Tag Archives: actor-network theory

“Aesthetic & ethical urbanisms”: Dobraszczyk (2019), Future Cities

  • Dobraszczyk, P. (2019). Future Cities: Architecture and the Imagination. Reaktion Books.

Good, passionate arguments here from my friend Dobraszczyk, making a case for future urban imaginaries as a necessary component of our collective coping with an uncertain future. Note his explicit disavowal of the predictive mode, and the arguments in favour of the imagination as not only (ultimately, eventually) productive of more realistically liveable cities, but also as a kind of ideological prophylactic against totalitarian ideologies. (Thus we might see Paul’s proposals here as a defence mechanism to be deployed against the totalising and black-boxing corporate narratives of “smartness” described in Sadowski & Bendor, 2019.)

Cities are always a meld of matter and mind, places that we are rooted in both physically and mentally […] rather than cleave the imagination from reason, should we not explore how the two are entangled – how together they can open up rich possibilities in terms of how we think the future?

(p. 8)

Here Dobraszczyk realises what has become a familiar truism of science fiction criticism: “Images of the future [as in science-fictional cities], no matter how fantastical they may be, are really about the present” (p. 8); I’d go further, and argue that the more fantastical the vision, the closer to the zeitgeist are the deep truths contained within.

… we now experience London as a product of Dickens’s texts [thanks to many years of Dickensian tourism opportunities… a] similar transference of imagined to real is now happening in the Blade Runner tours currently being offered to tourists in Shanghai.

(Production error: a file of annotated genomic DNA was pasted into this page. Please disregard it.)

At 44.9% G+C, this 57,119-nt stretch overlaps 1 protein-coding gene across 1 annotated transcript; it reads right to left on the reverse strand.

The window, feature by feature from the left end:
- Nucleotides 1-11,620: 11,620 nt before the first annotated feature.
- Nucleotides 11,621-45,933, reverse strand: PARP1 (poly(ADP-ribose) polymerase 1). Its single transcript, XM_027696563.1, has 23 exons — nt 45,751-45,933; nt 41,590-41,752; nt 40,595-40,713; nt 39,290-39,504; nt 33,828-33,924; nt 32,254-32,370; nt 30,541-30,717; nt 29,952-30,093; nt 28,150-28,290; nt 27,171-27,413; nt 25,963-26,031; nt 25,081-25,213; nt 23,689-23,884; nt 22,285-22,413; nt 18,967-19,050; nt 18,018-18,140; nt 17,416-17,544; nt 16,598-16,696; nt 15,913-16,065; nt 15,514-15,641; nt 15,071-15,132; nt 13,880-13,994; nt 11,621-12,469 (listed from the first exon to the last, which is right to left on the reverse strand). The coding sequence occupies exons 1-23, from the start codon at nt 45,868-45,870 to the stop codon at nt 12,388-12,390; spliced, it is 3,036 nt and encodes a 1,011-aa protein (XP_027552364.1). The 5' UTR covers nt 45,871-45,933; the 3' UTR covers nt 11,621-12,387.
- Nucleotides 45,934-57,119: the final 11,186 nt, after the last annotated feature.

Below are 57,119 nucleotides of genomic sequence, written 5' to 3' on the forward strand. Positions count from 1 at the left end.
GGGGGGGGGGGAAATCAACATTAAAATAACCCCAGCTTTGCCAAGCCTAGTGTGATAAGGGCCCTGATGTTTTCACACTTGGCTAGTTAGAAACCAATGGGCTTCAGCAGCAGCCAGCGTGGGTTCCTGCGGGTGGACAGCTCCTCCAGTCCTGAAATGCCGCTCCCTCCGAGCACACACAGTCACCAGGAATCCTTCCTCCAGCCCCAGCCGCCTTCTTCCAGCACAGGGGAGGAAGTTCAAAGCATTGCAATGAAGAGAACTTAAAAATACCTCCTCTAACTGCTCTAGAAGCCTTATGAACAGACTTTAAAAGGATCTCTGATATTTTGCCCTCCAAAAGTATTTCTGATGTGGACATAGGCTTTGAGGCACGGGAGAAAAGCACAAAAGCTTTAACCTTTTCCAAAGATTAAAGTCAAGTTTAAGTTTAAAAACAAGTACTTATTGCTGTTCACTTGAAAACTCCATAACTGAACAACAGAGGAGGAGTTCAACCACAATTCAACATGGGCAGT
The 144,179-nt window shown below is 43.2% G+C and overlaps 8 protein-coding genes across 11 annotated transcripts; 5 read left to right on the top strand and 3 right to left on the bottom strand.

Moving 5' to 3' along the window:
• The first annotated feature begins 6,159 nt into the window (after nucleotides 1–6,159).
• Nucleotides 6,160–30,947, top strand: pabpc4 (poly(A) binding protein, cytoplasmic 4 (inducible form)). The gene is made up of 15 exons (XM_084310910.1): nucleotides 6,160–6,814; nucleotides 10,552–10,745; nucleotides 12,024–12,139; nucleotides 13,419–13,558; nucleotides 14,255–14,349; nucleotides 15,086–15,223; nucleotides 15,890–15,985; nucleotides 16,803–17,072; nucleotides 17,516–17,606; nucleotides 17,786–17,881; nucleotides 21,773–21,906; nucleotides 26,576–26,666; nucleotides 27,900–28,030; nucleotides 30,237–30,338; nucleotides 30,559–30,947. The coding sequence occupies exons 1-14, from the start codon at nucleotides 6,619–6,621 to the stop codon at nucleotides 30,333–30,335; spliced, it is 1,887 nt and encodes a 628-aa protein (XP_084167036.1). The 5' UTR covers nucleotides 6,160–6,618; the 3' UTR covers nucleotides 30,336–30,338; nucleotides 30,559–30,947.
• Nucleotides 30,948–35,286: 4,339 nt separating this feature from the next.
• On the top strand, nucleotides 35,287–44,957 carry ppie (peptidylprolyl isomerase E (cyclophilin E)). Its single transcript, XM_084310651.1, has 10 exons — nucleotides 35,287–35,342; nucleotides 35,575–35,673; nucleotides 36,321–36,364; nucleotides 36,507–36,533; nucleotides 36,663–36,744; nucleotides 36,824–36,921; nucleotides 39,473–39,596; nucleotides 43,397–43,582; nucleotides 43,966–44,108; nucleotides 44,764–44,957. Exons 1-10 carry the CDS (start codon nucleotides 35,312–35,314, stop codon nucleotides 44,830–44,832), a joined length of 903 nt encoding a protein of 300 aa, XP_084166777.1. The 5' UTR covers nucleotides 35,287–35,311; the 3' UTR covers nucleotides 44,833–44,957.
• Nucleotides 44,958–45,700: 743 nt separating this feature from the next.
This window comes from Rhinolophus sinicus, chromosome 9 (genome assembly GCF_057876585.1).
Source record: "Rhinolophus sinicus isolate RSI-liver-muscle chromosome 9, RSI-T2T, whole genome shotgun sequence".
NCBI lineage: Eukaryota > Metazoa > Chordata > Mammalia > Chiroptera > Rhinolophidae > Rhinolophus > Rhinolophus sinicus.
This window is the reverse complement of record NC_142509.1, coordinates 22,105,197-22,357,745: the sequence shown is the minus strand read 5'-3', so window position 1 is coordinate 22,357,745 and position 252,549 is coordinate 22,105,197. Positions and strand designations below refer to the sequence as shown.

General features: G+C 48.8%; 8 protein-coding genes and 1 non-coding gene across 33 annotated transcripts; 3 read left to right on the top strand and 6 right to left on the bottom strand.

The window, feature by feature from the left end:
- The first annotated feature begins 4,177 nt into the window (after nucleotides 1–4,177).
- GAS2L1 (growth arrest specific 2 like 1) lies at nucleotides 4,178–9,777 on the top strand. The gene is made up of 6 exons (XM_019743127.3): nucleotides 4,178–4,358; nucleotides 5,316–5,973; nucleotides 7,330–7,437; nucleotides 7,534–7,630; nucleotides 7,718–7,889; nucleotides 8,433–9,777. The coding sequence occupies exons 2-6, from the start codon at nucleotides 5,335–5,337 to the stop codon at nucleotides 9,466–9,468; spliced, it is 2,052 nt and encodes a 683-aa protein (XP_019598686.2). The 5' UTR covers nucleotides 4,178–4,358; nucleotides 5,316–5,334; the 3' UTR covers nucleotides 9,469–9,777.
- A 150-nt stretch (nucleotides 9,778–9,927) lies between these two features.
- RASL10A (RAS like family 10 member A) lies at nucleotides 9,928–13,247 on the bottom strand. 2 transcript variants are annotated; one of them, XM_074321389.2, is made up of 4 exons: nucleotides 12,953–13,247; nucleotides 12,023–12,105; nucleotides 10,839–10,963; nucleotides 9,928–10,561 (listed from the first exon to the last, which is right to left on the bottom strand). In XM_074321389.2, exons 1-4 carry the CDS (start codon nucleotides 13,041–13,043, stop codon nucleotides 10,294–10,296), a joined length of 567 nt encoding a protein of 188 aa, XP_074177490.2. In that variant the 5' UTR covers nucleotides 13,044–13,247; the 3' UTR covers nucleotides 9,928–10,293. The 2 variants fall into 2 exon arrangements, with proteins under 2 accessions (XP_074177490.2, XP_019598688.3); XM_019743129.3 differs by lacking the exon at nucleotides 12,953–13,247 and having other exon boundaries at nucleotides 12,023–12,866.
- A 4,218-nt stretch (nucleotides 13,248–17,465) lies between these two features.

(p. 10)

Against the hoarding render and the maquette: “Architectural visualization – especially in the digital age – relies upon images as tools of persuasion that effectively present something that is essentially a speculation, a fiction” (p. 10); Dobraszczyk notes that there’s often an absence of affect or feeling in these images, as they attempt to paper over “the gap between fantasy and reality”, but that absence “alerts us to the difference between fiction and fact, between the world as we find it and the world as we wish it to be.” (p. 11)

Noting the way in which the Burj Khalifa echoes an old Frank Lloyd Wright proposal for Chicago from the grand era of USian skyscrapers: “Past precedents will always be important because they almost always form the basis for more recent urban plans, no matter how unprecedented they may seem” (p. 11); see also, IMO, the way in which the “smart city” with driverless cars recapitulates the classic Futurama exhibit, in function if not in aesthetic.

“We must recognise that the imagination is key in how we ‘pre-experience’ alternative futures – how we can prepare ourselves for what might be coming. [These efforts] will not be primarily predictive – believable outcomes based on what we know already – but rather a range of stories that allow us to feel what it might be like to live in the future.”

(pp. 13-14)